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A Popular History of France from the Earliest Time

A sort of bankruptcy in disguise


chancellor, Voysin, had just died. To this post the Regent summoned the attorney-general, D'Aguesseau, beloved and esteemed of all, learned, eloquent, virtuous, but too exclusively a man of Parliament for the functions which had been confided to him. "He would have made a sublime premier president," said St. Simon, who did not like him. The magistrate was attending mass at St. Andre-des-Arts; he was not ignorant of the chancellor's death, when a valet came in great haste to inform him that the Regent wanted him at the Palais-Royal. D'Aguesseau piously heard out the remainder of the mass before obeying the prince's orders. The casket containing the seals was already upon the table. The Duke of Orleans took the attorney-general by the arm and, going out with him into the gallery thronged with courtiers, said, "Gentlemen, here is your new and most worthy chancellor!" and he took him away with him to the Tuileries, to pay his respects to the little king.

On returning home, still all in a whirl, D'Aguesseau went up to the room of his brother, "M. de Valjouan, a sort of Epicurean (_voluptueux_) philosopher, with plenty of wit and learning, but altogether one of the oddest creatures." He found him in his dressing-gown, smoking in front of the fire. "Brother," said he, as he entered, "I have come to tell you that I am chancellor." "Chancellor!" said the other, turning round; "and what have you done with the other one?" "He died suddenly to-night."

"O, very well, brother, I am very glad; I would rather it were you than I;" and he resumed his pipe. Madame D'Aguesseau was better pleased. Her husband has eulogized her handsomely. "A wife like mine," he said, "is a good man's highest reward."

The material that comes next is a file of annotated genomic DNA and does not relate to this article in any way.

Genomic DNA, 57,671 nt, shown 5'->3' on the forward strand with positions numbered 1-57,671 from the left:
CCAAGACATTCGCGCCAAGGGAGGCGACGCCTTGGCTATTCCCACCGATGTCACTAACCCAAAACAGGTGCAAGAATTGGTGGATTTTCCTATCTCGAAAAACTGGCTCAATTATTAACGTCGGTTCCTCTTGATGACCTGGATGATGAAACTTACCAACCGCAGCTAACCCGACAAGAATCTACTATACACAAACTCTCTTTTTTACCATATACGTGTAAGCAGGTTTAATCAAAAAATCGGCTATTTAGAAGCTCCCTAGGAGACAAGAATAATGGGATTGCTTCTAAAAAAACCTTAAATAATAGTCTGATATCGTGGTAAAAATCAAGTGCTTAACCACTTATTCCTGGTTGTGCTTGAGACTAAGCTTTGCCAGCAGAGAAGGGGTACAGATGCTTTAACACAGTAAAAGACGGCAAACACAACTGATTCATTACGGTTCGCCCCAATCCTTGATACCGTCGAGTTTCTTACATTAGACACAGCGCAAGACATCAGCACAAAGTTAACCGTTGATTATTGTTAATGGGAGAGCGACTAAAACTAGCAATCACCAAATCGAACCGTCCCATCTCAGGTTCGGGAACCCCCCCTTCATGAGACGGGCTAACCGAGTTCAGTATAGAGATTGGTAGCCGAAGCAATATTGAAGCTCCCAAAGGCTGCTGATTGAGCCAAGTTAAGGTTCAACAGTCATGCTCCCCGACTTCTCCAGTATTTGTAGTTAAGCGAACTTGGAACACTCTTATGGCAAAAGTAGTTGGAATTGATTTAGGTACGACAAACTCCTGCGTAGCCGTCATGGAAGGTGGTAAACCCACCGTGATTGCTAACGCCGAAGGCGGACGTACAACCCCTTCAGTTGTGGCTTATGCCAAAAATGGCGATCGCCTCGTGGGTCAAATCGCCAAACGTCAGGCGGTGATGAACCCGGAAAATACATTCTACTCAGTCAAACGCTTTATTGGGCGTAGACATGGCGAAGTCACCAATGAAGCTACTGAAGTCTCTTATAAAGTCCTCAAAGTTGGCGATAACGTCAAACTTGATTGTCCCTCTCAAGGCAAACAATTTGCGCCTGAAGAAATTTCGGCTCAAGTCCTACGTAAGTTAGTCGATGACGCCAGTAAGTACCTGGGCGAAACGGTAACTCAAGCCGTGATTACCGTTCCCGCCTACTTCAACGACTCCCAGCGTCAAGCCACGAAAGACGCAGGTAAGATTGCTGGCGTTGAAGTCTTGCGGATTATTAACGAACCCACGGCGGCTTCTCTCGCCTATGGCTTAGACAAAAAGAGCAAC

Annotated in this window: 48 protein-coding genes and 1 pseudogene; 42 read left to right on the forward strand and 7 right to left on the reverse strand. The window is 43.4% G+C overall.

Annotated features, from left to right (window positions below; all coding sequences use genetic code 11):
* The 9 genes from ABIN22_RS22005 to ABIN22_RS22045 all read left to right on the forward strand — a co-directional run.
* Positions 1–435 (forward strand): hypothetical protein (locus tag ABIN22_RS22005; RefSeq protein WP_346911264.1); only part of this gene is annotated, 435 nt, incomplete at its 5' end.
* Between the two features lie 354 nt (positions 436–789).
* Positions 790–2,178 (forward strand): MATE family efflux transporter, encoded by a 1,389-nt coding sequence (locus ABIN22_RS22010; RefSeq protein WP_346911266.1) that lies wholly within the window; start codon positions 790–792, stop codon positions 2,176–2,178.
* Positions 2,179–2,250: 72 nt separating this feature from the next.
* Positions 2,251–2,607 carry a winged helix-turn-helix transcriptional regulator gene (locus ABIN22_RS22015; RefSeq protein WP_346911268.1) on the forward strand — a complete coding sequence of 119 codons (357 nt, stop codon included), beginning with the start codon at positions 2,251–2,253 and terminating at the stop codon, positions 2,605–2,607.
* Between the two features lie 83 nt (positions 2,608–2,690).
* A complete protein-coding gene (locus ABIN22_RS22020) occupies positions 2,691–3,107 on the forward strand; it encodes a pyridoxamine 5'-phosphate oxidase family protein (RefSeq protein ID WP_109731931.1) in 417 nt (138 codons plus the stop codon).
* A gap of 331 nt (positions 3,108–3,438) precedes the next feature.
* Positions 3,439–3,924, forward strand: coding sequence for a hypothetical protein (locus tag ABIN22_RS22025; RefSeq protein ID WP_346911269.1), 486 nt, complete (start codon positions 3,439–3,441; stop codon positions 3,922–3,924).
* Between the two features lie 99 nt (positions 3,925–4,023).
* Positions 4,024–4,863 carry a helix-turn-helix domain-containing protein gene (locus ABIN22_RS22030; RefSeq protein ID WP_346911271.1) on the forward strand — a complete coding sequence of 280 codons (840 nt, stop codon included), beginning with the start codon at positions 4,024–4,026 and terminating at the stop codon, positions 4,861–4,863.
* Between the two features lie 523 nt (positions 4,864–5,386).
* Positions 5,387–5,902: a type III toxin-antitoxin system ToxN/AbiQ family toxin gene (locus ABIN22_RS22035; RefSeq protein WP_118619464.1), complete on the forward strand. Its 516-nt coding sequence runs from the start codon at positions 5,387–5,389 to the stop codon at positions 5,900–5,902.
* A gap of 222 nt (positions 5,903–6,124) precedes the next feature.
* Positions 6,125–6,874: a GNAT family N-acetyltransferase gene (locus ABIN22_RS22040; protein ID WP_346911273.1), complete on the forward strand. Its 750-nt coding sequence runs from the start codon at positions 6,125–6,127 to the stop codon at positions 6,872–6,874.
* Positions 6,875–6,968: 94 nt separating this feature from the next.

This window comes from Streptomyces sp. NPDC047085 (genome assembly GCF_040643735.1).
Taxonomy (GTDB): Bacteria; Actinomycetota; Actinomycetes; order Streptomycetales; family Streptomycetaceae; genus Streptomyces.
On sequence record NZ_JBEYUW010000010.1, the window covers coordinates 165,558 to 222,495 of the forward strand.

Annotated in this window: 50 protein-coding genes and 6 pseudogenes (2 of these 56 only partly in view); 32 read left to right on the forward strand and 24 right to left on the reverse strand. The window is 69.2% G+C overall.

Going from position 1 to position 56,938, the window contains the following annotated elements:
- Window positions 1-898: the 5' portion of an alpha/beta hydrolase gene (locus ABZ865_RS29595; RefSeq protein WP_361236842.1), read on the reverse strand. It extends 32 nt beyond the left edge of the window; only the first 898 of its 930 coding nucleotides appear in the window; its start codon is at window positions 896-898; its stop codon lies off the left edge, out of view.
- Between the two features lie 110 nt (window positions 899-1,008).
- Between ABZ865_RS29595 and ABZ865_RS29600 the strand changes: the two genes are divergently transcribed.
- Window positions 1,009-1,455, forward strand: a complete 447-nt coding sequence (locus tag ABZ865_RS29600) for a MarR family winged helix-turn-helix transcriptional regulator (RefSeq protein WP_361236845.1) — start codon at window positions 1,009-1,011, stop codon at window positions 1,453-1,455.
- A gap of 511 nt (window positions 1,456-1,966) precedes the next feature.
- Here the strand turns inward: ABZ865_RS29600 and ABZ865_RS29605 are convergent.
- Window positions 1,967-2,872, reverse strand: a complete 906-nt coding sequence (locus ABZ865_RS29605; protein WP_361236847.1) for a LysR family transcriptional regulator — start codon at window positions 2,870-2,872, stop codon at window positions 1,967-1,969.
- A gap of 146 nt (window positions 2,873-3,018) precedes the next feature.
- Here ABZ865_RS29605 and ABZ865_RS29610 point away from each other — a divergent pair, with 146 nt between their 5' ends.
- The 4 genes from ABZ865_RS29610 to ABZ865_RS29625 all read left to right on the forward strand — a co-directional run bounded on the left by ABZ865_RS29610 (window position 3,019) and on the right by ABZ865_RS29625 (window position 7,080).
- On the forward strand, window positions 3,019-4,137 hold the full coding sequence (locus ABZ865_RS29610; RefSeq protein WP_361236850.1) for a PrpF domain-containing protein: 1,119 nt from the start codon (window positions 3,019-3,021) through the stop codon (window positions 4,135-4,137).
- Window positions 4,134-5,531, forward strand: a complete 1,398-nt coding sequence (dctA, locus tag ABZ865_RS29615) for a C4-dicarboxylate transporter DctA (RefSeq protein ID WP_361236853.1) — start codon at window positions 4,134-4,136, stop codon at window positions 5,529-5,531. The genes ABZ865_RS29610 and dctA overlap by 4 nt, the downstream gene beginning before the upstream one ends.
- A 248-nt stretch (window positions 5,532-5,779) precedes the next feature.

The new system of government, as yet untried, and confided to men for the most part little accustomed to affairs, had to put up with the most formidable difficulties, and to struggle against the most painful position. The treasury was empty, and the country exhausted; the army was not paid, and the most honorable men, such as the Duke of St. Simon, saw no other remedy for the evils of the state but a total bankruptcy, and the convocation of the States-general. Both expedients were equally repugnant to the Duke of Orleans. The Duke of Noailles had entered upon a course of severe economy; the king's household was diminished, twenty- five thousand men were struck off the strength of the army, exemption from talliage for six years was promised to all such discharged soldiers as should restore a deserted house, and should put into cultivation the fields lying waste. At the same time something was being taken off the crushing weight of the taxes, and the state was assuming the charge of recovering them directly, without any regard for the real or supposed advances of the receivers-general; their accounts were submitted to the revision of the brothers Paris, sons of an innkeeper in the Dauphinese Alps, who had made fortunes by military contracts, and were all four reputed to be very able in matters of finance. They were likewise commissioned to revise the bills circulating in the name of the state, in other words, to suppress a great number without re-imbursement to the holder, a sort of bankruptcy in disguise, which did not help to raise the public credit. At the same time also a chamber of justice, instituted for that purpose, was prosecuting the tax-farmers (_traitants_), as Louis XIV. had done at the commencement of his reign, during the suit against Fouquet. All were obliged to account for their acquisitions and the state of their fortunes; the notaries

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